Every administration that’s used email has lost emails requested by investigators.
It’s looking like we’ll never know for sure what was in those Internal Revenue Service emails that were lost after a hard drive crashed in mid-2011. It’s also worth noting that government emails have been going missing for years.
In 2007, the Bush White House acknowledged it had lost some 5 million emails. At that time, Sen. Patrick Leahy, D-Vt., suspected foul play, comparing the loss to the 18 minutes of missing Nixon tape and charging the excuse was “like saying, 'The dog ate my homework.'"
This time around, Senate Minority Leader Mitch McConnell, R-Ky., said of the IRS loss, “Please, let’s just skip past the ‘dog ate my homework’ excuses,” and plenty of people have likened it to the missing Nixon tape.
“Torture” memos of Bush-administration lawyer John Yoo were declared missing in 2010, as well as Securities and Exchange Commission emails in the Bernie Madoff case, according to Melanie Sloan, executive director of Citizens for Responsibility and Ethics in Washington, a group that earlier this week called for investigations into government record keeping.
Disappearing emails actually go back to the Clinton administration, even though Bill Clinton himself only sent two emails as president.
According to Politico, investigations into the Monica Lewinsky affair were stymied by technological errors.
Independent Counsel Kenneth Starr and congressional investigators encountered a series of problems retrieving Clinton White House emails. A huge volume of messages was never properly archived because a technician typed “MAIL2” instead of “Mail2.” Another glitch caused a failure to archive messages from every White House staffer whose first name started with the letter “D,” because someone typed it as a “J.”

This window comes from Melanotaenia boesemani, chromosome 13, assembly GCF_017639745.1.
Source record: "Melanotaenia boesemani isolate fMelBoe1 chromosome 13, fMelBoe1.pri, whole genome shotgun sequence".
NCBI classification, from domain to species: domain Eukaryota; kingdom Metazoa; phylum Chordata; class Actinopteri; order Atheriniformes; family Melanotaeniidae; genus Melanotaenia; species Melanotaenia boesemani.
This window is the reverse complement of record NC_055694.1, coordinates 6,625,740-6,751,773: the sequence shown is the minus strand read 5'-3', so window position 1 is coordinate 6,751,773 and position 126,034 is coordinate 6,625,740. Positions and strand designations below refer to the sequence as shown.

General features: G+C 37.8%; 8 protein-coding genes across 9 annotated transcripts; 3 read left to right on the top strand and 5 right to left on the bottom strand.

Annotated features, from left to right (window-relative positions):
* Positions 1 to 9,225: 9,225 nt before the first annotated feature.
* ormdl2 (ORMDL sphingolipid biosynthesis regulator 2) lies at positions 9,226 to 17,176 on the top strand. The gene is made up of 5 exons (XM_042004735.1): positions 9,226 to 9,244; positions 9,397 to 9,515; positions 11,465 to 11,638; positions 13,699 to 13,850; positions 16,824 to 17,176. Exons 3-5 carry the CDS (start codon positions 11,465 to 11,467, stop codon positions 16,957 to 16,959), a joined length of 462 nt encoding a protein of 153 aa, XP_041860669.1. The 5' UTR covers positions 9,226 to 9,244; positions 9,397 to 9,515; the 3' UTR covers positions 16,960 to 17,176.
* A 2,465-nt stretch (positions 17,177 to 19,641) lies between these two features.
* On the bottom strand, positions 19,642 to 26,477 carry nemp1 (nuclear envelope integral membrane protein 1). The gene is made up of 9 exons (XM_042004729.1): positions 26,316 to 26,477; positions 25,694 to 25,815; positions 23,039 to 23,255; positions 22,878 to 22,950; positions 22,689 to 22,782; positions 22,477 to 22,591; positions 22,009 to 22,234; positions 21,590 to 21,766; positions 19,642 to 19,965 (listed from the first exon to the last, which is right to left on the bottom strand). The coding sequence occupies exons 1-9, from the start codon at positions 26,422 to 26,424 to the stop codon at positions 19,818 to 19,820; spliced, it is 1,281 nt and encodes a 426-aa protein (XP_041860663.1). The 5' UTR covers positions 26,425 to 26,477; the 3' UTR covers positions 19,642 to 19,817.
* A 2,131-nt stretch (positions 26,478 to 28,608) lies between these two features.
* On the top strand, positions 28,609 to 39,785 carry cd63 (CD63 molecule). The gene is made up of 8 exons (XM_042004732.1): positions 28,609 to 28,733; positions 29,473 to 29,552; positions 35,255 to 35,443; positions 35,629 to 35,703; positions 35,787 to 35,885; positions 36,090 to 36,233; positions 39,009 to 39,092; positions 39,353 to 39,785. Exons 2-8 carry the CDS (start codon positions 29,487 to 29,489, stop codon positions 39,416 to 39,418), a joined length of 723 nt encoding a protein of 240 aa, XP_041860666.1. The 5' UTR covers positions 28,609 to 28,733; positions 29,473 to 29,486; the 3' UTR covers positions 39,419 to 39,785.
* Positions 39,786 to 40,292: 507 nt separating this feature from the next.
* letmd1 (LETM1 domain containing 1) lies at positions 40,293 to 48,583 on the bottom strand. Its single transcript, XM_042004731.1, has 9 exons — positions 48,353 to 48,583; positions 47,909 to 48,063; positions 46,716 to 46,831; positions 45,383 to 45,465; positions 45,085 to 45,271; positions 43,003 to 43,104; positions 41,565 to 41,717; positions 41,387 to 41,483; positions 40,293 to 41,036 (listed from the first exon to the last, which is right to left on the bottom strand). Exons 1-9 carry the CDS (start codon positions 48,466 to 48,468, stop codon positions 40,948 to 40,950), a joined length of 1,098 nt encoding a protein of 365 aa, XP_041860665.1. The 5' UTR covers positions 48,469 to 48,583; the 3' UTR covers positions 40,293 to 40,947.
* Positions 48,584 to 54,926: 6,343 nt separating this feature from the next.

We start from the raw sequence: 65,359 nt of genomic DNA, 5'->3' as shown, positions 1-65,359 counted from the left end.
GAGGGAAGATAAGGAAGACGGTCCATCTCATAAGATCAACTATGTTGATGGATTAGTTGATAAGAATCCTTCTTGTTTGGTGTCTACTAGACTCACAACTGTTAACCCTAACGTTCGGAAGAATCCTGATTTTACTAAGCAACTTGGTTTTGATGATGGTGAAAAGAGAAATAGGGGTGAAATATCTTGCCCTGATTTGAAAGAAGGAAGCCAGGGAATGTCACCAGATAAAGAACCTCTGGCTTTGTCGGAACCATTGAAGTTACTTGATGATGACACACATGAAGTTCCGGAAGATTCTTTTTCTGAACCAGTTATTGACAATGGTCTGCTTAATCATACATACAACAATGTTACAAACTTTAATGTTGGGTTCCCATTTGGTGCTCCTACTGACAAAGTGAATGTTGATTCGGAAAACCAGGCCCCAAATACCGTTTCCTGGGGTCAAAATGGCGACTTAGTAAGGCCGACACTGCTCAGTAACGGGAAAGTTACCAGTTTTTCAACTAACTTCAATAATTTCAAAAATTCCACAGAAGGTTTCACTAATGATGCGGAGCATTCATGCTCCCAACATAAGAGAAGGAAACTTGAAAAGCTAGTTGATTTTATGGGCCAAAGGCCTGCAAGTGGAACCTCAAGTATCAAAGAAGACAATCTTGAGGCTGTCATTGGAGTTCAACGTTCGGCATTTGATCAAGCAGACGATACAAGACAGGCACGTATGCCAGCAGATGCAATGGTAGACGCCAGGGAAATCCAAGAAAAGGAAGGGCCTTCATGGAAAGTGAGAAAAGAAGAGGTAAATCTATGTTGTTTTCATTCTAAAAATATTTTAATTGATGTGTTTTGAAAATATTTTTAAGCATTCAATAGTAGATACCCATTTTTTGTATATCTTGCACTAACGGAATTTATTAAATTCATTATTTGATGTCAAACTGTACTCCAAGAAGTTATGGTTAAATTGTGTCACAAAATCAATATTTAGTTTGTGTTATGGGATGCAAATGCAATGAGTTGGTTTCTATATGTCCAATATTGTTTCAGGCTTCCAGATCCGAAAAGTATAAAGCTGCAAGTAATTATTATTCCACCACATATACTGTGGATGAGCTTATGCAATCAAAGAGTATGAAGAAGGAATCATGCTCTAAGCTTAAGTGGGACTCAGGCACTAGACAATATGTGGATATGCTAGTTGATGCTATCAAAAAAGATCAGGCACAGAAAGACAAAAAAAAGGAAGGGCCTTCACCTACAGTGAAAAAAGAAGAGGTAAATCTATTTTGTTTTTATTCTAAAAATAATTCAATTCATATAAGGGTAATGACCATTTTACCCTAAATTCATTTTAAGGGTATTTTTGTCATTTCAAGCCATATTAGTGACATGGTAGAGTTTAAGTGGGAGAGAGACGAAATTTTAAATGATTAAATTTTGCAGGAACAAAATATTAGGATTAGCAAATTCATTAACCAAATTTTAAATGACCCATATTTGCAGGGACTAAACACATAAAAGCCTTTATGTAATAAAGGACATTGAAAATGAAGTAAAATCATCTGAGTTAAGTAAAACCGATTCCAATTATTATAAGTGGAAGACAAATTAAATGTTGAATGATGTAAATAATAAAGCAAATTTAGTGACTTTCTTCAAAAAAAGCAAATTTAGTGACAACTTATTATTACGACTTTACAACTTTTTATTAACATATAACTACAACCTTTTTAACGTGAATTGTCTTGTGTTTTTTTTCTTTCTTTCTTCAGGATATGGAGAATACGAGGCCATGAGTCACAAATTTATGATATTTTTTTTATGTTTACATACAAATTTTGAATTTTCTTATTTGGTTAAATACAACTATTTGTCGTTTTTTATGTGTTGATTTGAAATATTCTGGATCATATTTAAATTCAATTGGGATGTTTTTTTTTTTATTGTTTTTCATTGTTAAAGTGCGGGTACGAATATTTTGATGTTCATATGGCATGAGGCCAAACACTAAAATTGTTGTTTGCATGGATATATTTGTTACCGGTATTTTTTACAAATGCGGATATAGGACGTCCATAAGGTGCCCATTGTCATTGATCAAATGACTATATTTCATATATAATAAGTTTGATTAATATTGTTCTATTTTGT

As with the current IRS mess, Clinton White House backup tapes proved to be of limited value because they were recycled every three weeks until the archiving problems were discovered.
Email archiving issues have also complicated a variety of legal matters in recent years, according to Politico.
An important distinction in the current case: These are agency, not White House, emails. One piece of information lawmakers were hoping to discern from the correspondence was whether Lois Lerner, the now-retired chief of IRS’ Exempt Organizations Division, was taking orders from anyone in the White House (through official email channels). Jay Carney, the White House press secretary, on Wednesday said they searched all emails to and from the Executive Office of the President and found no direct communications with Lerner during that time. So that settles that.
One difference with the IRS' missing emails: Technology should be that much better in this day and age. Though they weren't there in 2009, policies are now in place to help agencies improve their information technology systems, and the technology is there. It really shouldn’t be happening anymore.